Objection 11. But nobody stands for the godly when they come into question. Solution—Psalms 37:39-40. “Their salvation is of the Lord; “he is their strength, he will help them and deliver them, etc.
But if we would be thus delivered, observe:
Whole Psalm. This Psalm may well be styled, The good man’s cordial in bad times; a sovereign plaister for the plague of discontent; or, a choice antidote against the poison of impatience. Nathaniel Hardy, in a Funeral Sermon, 1649.
Whole Psalm. This Psalm very much reminds one in its construction of the sententious and pithy conciseness of the Book of Proverbs. It does not contain any prayer, nor any direct allusion to David’s own circumstances of persecution or distress. It is rather the utterance of sound practical wisdom and godliness from the lips of experience and age, such as we might suppose an elder of the church, or a father of a family, to let fall as he sat with his household gathered around him, and listening to his earnest and affectionate admonitions. Barton Bouchier.
Whole Psalm. The present Psalm is one of the alphabetical Psalms, it is called “Providentiae speculum,” by Tertullian; “Potio contra murmur,” by Isidore; “Vestis piorum,” by Luther. Christopher Wordsworth.
Fret, or, inflame not, burn not thyself with anger or grief. John Diodati.
Neither be thou envious, etc. Queen Elizabeth envied the milkmaid when she was in prison; but if she had known what a glorious reign she should have had afterwards for forty-four years, she would not have envied her. And as little needeth a godly man, though in misery, to envy a wicked man in the ruff of all his prosperity and jollity, considering what he hath in hand, much more what he hath in hope. John Trapp.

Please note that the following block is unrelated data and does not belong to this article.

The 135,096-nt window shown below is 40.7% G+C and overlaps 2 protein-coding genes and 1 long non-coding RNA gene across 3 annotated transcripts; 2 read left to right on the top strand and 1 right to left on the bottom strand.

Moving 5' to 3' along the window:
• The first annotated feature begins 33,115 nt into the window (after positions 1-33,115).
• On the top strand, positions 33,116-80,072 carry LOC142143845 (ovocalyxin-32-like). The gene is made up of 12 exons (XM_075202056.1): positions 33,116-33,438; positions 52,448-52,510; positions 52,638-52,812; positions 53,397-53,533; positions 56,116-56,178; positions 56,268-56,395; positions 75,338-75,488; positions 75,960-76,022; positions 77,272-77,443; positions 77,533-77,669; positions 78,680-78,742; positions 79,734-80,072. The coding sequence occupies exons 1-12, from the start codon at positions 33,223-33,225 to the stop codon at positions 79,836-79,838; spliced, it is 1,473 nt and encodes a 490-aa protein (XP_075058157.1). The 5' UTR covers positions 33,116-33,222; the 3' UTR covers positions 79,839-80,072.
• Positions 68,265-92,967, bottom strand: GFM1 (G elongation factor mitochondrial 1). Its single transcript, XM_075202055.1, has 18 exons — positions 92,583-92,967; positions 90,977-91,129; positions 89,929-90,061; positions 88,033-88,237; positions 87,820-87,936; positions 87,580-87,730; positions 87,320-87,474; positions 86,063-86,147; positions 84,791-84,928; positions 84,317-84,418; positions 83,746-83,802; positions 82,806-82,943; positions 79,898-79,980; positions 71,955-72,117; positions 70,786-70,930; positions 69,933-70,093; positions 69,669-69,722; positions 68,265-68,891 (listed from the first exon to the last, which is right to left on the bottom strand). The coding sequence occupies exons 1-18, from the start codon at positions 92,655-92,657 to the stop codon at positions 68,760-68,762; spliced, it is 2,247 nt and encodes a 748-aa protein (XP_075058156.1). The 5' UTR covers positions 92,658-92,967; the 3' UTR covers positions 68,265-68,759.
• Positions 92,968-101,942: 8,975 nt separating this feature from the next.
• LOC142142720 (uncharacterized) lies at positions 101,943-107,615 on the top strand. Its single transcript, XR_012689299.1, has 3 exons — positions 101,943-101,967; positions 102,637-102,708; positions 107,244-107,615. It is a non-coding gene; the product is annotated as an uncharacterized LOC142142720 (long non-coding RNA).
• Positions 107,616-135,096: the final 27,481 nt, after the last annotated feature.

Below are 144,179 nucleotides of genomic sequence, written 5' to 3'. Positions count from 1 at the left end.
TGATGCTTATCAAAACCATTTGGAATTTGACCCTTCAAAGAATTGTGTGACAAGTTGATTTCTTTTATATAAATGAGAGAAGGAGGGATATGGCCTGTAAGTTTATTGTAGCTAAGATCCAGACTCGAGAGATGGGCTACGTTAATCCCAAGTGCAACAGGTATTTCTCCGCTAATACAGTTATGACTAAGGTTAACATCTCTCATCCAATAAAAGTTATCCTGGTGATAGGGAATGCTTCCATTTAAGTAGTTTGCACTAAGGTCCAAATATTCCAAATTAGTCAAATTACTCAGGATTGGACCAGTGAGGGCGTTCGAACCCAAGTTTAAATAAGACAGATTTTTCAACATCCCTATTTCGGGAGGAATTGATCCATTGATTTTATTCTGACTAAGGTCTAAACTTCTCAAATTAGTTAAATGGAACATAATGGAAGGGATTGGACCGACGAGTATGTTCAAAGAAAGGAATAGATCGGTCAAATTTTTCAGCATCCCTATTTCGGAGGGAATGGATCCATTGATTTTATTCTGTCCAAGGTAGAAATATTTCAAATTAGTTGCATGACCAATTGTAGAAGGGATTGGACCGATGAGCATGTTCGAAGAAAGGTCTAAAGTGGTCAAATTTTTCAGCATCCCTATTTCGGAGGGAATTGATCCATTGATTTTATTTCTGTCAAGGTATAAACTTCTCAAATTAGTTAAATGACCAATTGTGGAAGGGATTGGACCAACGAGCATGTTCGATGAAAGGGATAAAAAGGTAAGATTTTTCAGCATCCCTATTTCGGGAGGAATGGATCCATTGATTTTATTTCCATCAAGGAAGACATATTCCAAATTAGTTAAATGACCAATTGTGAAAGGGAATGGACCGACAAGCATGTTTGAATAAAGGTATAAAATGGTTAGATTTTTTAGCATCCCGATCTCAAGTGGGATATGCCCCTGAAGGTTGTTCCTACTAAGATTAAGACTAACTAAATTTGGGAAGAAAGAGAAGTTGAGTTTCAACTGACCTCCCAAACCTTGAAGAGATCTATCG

Would it not be accounted folly in a man that is heir to many thousands per annum that he should envy a stage player, clothed in the habit of a king, and yet not heir to one foot of land? who, though he have the form, respect, and apparel of a king or nobleman, yet he is, at the same time, a very beggar, and worth nothing? Thus, wicked men, though they are arrayed gorgeously, and fare deliciously, wanting nothing, and having more that heart can wish, yet they are but only possessors: the godly Christian is the heir. What good doth all their prosperity do them? It does but hasten their ruin, not their reward. The ox that is the labouring ox is the longer lived than the ox that is in the pasture; the very putting of him there doth but hasten his slaughter; and when God puts the wicked men into fat pastures, into places of honour and power, it is but to hasten their ruin. Let no man, therefore, fret himself because of evil doers, nor be envious at the prosperity of the wicked; for the candle of the wicked shall be put into everlasting darkness; they shall soon be cut off, and wither as a green herb. Ludovic de Carbone, quoted by John Spencer.
The art of tranquillity. W. Jones.
Ver. 1-2. A frequent temptation, and a double corrective—a sight of sinners in death and hell.
The Treasury of David.